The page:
posted by embrangled at 3:53 PM on August 21, 2016 [11 favorites]


Oh, also: read Mindset by Carol Dweck. The kid should probably read it too.
posted by embrangled at 4:32 PM on August 21, 2016 [1 favorite]


Is it out of the question for your family to move to a city that has a university in it? Then he could start attending classes in person while still going to school part time and living at home.
posted by the agents of KAOS at 6:36 PM on August 21, 2016


If you are asking about the degree structure, you should be able to find some sort of handbook on the university website. In that, you will find degrees like bachelor of science, or bachelor of mathematics, or bachelor of computer science. This should then list details of how many papers at each of 100, 200, and 300 level need to be taken to complete the degree. He will have to major in something, and that major will probably specific, for example, that you need to take 8 papers from a given set of options, of which 2 need to be at 300 level. (I made those numbers up, but they are plausible). Once he has completed the requirements for that degree, he would be eligible to graduate.

You can probably do this by continuing to pay for individual papers, but if he hasn't actually been accepted to and enrolled into an actual degree with one of the above sorts of names, the papers he has done so far won't yet be accredited towards the degree. Usually there is an entrance requirement to enrol into an actual degree, and he would have to apply and be given a letter of acceptance. However back when I was a geek in NZ taking university papers during high school, it was easy to get them accredited towards the degree once I finally enrolled. I just talked to the student office and they looked at my transcripts, and added a note to my file. Nowadays it's all electronic so might be more automatic.

Sometimes there is a limit on how much of a degree can be accredited from papers taken before official enrolment. That's usually intended for students who change degree, or who transfer form another university, but it might still apply here. You can probably find this out by googling too.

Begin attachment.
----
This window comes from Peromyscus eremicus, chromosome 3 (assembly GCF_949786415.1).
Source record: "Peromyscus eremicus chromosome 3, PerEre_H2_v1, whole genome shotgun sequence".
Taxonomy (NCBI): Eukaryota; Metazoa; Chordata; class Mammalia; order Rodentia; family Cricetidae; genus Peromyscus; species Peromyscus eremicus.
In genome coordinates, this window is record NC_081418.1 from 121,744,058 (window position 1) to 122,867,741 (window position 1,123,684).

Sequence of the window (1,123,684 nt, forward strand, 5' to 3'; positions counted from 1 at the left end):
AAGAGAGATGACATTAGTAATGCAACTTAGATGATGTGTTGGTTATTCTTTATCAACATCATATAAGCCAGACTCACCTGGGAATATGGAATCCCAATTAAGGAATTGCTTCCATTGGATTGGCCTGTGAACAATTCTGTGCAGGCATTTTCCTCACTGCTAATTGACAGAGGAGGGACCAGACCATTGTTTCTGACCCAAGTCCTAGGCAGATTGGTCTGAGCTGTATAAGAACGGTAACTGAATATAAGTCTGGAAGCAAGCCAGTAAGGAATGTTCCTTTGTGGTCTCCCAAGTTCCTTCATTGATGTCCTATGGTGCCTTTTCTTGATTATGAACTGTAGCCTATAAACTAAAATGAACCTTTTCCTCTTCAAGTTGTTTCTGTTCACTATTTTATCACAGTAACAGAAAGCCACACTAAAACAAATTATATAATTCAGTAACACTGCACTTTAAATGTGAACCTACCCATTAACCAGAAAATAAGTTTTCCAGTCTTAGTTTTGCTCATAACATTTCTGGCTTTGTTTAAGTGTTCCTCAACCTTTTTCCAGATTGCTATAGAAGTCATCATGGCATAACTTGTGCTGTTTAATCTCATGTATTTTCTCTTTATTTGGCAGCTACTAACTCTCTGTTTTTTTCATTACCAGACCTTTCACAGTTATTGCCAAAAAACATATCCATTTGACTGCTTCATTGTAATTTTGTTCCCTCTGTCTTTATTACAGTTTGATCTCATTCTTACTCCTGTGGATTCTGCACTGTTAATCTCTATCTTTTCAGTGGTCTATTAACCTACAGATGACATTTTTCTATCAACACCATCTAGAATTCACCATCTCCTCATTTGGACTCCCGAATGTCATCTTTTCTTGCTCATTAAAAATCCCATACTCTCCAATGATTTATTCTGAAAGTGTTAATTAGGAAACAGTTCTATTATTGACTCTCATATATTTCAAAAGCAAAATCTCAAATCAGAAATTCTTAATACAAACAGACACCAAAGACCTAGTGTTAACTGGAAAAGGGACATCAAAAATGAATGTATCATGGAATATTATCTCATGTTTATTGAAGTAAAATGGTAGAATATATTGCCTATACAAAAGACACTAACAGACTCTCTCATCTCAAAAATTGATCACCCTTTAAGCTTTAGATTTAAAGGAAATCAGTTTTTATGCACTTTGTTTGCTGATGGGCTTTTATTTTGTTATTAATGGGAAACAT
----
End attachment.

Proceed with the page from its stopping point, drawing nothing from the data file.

Finally, your son will probably want to take a higher degree after he finishes high school, e.g. a masters or phd, perhaps at an elite overseas university. If so, start finding out what they would want as prerequisites and make sure he has that. E.g. Some European universities require all students to have studied a foreign language (at university level). A mathemetics higher degree at some universities counts as arts, and may have arts prerequisites. Or there just might be certain papers he should make sure to take within maths or computer science. For example, if he wants to study mathematics at Cambridge, see what professors would supervise him and what their fields of research are, and make sure he takes some relevant papers if they are offered.

If he wants one day to apply for a Rhodes scholarship or similar, he'll need to prove he is well rounded, e.g. It's good to get involved in sport, volunteering, or other outside activities as well as academics.

(Source: NZer who studied but never taught in the NZ system, but who teaches in academia in Australia.)
posted by lollusc at 6:49 PM on August 21, 2016 [1 favorite]


Oh, final thoughts, in case you don't know, people like your son will almost certainly be able to get a scholarship paying all the fees no matter where he goes to university. So if you start thinking about elite universities around the world, pay no attention to the fees they charge. He won't be paying them. I wish my family had known that when I was thinking about where to study. We just assumed everywhere other than a NZ university would be out of the question for our finances.

And also, he might be in for a shock when he does hit the limit of his "read the course material, sit the exam, get an A+ strategy." I hit it at second year in maths, and at graduate level in the humanities and I didn't really have any other tools in my toolkit, so it took me a while to figure out how to learn things that weren't immediately obvious. So I second what others said above about how one of the best things you can do for him is find something he isn't naturally good at and teach him how to train himself to improve, how to practise and learn, and how to enjoy it even if he isn't the best. It might be something non academic, even. But it will be worth it.